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Last edited: December 24, 2013

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  • Disarmament, demobilization and reintegration (DDR) programs seek to contribute to sustainable peace and long-term development by transitioning ex-combatants from conflict-related roles to contributing members of society through the provision of services, training, and livelihoods opportunities (Council of the European Union and the European Commission, 2006).
  • However, DDR programmes have not always adequately considered gender-related issues. In particular, female ex-combatants and women associated with armed forces ( women associated with armed forces) may have difficulty accessing DDR services because they are not considered a security risk, or because of restrictive policies such as “no weapon, no entry” rules, which exclude women who served non-combat roles (i.e. as cooks or sexual slaves) (Specht, 2006).  Other females may hesitate to utilize DDR programs due to social stigma and fear of discrimination.  For example, female combatants are often denounced as “unfeminine,” and mothers who have given birth to children out of rape may face social rejection when they seek support.  Further, many DDR programmes are tailored only to men and do not consider the gender-related needs and safety concerns of women, putting them at continued risk of sexual violence in the cantonment sites where demobilization takes place (Specht, 2006).
  • And yet, without support of DDR services, women associated with armed forces risk becoming even further marginalized and excluded from community and social support mechanisms (UNDP, 2011).  With few skills to support themselves former women associated with armed forces may resort to prostitution or sexually exploitative relationships in order to survive (Council of the European Union and the European Commission, 2006).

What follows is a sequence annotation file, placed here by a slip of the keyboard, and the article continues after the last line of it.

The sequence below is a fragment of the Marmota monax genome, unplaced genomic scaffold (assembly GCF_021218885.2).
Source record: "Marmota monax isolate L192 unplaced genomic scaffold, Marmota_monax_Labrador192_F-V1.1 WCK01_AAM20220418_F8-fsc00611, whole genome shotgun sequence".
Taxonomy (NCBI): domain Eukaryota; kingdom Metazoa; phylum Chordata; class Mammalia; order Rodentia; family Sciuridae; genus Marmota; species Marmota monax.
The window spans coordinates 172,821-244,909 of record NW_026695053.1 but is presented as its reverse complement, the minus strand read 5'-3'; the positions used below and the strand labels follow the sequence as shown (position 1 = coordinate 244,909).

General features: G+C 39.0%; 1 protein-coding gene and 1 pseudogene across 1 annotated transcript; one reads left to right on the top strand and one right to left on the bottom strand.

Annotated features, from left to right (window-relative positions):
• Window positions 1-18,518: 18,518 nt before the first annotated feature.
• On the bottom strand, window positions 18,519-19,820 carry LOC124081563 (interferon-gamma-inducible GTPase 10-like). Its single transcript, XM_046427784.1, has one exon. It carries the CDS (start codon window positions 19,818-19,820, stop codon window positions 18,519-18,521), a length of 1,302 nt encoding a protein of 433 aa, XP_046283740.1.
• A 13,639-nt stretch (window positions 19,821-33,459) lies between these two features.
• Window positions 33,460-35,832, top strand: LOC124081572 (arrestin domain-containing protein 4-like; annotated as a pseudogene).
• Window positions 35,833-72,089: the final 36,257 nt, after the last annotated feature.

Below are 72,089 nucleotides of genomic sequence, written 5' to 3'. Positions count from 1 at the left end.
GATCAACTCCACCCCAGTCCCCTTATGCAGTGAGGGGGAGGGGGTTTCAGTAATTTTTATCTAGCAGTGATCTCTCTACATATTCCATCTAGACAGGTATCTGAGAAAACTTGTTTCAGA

• In addition, a failure to understand the particular social challenges of male ex-combatants in DDR programming may inadvertently contribute to violence against women. Male ex-combatants often reintegrate into communities that have experienced shifts in social norms and gender roles due to conflict.  Some may experience a “crisis in masculinity” as their previous identity as a soldier or fighter (where their masculinity is highly associated with violence) dissolves.  They may react to this crisis with increased violence against women and girls (Council of the European Union and the European Commission, 2006).  When former ex-combatants are sent back to their communities without psychosocial support, clear roles or marketable skills to help them reintegrate, communities often see a rise in alcoholism, drug abuse, and violence against women (Steinberg, 2007).
  • SCR 1325 (2000) “encourages all those involved in the planning for disarmament, demobilization and reintegration to consider the different needs of female and male ex-combatants and to take into account the needs of their dependents.”  Because of the risks involved for women in the community and  women associated with armed forces during DDR, it is essential that gender be mainstreamed throughout every aspect of the DDR process.  The following are guiding principles and key recommendations for preventing VAWG through gender-sensitive DDR programming.

Video: When Peace Comes: A gender perspective on DDR and post-conflict recovery